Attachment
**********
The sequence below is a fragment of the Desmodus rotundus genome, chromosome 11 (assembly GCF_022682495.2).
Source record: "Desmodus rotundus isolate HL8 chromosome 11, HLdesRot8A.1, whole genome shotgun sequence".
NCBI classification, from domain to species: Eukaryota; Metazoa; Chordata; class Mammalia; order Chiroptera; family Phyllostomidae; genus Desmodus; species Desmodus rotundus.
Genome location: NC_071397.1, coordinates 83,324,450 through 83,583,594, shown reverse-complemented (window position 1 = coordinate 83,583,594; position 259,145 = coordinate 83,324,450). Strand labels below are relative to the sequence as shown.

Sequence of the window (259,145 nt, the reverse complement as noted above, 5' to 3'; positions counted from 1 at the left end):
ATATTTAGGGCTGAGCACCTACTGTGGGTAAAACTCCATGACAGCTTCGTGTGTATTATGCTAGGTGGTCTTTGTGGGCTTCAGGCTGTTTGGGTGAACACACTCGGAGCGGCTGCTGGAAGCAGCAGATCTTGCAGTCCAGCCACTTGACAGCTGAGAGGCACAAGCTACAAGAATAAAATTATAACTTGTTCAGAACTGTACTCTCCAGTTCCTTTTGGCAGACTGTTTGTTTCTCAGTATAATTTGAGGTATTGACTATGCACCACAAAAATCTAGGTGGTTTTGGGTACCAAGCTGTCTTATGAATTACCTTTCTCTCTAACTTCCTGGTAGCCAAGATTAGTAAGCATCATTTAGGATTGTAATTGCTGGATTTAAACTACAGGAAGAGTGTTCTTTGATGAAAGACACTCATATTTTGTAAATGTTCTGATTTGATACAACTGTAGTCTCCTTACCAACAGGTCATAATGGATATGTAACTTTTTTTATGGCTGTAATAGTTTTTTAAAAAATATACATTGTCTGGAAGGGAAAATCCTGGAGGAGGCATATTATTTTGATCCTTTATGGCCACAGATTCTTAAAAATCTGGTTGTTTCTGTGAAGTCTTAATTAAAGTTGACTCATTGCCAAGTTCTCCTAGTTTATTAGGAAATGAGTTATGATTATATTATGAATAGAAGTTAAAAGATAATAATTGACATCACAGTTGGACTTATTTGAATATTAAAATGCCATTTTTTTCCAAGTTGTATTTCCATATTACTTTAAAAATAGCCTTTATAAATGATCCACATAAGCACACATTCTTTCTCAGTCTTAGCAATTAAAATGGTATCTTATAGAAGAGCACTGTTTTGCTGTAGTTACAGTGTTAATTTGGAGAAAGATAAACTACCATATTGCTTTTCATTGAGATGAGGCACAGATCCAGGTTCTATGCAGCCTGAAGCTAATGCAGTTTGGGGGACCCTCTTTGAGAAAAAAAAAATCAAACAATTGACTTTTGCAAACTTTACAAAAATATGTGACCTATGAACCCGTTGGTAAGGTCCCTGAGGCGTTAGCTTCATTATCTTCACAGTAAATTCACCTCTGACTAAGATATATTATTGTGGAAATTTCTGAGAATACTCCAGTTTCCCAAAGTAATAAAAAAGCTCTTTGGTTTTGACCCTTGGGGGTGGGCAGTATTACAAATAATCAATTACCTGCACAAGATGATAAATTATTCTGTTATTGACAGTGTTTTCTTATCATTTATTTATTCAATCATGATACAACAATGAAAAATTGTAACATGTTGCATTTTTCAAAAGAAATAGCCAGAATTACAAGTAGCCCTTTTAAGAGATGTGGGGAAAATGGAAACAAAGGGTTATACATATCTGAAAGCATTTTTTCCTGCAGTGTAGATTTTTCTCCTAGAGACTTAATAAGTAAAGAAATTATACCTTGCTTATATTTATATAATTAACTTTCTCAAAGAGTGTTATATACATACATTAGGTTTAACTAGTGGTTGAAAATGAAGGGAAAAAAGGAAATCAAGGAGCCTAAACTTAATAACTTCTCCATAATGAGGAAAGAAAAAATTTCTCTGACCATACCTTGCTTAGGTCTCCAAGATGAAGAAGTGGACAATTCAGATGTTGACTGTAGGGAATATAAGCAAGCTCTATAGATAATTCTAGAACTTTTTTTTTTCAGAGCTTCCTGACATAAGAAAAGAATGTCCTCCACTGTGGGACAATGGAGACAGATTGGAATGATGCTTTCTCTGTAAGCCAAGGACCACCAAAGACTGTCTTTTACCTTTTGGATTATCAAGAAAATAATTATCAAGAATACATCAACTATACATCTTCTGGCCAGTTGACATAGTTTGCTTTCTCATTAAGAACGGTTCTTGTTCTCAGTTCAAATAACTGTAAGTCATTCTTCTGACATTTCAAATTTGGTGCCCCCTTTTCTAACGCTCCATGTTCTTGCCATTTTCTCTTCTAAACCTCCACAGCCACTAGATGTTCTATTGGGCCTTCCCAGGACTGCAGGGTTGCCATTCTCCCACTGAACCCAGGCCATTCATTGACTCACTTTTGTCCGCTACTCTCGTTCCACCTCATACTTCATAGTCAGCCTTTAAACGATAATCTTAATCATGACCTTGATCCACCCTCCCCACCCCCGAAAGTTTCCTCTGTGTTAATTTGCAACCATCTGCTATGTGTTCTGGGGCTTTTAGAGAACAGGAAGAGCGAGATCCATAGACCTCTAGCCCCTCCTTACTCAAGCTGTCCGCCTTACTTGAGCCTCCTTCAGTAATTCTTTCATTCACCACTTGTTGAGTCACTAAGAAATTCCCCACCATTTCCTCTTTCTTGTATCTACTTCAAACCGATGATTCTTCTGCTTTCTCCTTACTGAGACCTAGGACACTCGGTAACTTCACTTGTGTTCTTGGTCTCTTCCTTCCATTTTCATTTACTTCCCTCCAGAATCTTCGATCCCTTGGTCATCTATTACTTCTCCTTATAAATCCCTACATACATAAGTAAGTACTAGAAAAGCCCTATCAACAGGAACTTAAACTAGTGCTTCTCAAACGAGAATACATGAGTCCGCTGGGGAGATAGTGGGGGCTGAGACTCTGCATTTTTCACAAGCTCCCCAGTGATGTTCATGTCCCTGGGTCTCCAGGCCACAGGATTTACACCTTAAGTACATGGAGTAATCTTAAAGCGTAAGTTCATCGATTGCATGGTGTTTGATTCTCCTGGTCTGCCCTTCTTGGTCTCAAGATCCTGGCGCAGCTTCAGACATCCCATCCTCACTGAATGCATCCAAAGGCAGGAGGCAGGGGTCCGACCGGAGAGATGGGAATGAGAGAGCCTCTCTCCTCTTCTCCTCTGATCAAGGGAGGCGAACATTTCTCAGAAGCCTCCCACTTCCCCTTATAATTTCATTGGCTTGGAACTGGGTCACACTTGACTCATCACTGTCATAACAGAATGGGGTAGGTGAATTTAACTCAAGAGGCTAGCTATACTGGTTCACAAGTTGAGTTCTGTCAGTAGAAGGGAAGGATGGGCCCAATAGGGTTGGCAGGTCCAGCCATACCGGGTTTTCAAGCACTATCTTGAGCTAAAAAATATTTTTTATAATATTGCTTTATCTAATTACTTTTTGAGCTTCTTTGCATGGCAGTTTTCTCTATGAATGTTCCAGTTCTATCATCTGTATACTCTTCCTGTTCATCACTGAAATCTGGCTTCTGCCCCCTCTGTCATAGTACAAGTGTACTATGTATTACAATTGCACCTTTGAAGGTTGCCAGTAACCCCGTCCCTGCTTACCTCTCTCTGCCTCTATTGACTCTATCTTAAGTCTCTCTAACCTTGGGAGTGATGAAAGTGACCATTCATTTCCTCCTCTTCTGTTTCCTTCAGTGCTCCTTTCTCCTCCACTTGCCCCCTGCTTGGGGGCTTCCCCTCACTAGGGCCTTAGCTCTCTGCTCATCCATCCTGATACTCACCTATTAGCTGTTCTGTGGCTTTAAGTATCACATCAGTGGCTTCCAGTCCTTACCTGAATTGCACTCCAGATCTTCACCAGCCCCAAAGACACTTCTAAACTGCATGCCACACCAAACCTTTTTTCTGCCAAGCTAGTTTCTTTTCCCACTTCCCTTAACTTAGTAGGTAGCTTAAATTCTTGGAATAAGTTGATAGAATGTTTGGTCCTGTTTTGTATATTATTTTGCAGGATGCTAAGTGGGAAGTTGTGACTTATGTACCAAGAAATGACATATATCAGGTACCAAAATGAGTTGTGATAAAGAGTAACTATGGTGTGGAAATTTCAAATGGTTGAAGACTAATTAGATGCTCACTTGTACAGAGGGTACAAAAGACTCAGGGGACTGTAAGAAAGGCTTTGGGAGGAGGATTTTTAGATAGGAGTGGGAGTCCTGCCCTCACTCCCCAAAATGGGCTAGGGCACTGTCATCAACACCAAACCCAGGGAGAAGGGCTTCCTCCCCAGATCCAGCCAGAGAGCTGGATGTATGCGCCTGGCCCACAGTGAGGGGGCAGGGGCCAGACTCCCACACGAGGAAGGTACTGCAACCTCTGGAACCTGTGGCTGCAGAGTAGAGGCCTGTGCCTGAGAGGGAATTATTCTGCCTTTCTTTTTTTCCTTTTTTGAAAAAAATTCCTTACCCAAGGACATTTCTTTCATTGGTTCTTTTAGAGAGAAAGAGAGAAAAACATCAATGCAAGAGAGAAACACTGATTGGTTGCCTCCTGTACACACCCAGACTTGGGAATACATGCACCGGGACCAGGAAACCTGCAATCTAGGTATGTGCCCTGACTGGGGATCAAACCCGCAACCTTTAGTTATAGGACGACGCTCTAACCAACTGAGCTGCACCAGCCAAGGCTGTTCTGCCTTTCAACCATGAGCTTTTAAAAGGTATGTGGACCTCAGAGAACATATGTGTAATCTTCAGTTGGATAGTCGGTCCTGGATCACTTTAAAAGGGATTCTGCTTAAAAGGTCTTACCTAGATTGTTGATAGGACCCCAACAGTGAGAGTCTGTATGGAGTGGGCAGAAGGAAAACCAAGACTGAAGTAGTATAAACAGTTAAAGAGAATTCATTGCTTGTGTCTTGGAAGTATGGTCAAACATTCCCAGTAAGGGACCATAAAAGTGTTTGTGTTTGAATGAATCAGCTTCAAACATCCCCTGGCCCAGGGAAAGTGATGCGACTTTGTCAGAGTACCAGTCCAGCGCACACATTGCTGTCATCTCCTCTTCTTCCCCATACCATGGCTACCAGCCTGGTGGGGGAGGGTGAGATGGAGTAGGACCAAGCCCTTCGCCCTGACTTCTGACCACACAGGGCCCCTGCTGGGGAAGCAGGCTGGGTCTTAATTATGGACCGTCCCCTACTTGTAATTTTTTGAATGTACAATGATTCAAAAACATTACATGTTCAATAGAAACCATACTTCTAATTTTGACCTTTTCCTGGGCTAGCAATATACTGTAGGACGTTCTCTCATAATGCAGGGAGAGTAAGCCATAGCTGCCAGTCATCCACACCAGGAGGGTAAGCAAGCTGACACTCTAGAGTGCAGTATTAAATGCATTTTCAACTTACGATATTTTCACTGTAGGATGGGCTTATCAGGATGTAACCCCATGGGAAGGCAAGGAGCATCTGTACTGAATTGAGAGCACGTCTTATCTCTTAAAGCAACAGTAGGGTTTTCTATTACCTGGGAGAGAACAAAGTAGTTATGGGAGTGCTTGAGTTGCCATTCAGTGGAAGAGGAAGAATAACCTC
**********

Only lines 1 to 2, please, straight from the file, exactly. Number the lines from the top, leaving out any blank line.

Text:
The sequence below is a fragment of the Desmodus rotundus genome, chromosome 11 (assembly GCF_022682495.2).
Source record: "Desmodus rotundus isolate HL8 chromosome 11, HLdesRot8A.1, whole genome shotgun sequence".